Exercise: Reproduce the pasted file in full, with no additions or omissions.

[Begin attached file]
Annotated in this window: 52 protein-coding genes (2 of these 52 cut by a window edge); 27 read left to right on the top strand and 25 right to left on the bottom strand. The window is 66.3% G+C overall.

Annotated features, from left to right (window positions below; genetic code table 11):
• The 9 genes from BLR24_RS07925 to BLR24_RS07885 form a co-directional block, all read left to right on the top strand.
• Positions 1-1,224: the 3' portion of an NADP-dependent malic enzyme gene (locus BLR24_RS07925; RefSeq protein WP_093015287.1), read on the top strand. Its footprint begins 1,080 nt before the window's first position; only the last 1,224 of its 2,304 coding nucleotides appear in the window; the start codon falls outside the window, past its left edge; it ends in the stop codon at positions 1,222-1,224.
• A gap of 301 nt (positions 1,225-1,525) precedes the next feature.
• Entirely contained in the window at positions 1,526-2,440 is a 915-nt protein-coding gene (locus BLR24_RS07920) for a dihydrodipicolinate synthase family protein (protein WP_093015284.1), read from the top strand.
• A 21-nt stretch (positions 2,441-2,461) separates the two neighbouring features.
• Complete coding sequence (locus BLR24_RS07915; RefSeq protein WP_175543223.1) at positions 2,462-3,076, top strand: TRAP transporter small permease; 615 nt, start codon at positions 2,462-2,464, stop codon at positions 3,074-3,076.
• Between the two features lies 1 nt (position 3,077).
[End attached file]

Annotated in this window: 52 protein-coding genes (2 of these 52 cut by a window edge); 27 read left to right on the top strand and 25 right to left on the bottom strand. The window is 66.3% G+C overall.

Annotated features, from left to right (window positions below; genetic code table 11):
• The 9 genes from BLR24_RS07925 to BLR24_RS07885 form a co-directional block, all read left to right on the top strand.
• Positions 1-1,224: the 3' portion of an NADP-dependent malic enzyme gene (locus BLR24_RS07925; RefSeq protein WP_093015287.1), read on the top strand. Its footprint begins 1,080 nt before the window's first position; only the last 1,224 of its 2,304 coding nucleotides appear in the window; the start codon falls outside the window, past its left edge; it ends in the stop codon at positions 1,222-1,224.
• A gap of 301 nt (positions 1,225-1,525) precedes the next feature.
• Entirely contained in the window at positions 1,526-2,440 is a 915-nt protein-coding gene (locus BLR24_RS07920) for a dihydrodipicolinate synthase family protein (protein WP_093015284.1), read from the top strand.
• A 21-nt stretch (positions 2,441-2,461) separates the two neighbouring features.
• Complete coding sequence (locus BLR24_RS07915; RefSeq protein WP_175543223.1) at positions 2,462-3,076, top strand: TRAP transporter small permease; 615 nt, start codon at positions 2,462-2,464, stop codon at positions 3,074-3,076.
• Between the two features lies 1 nt (position 3,077).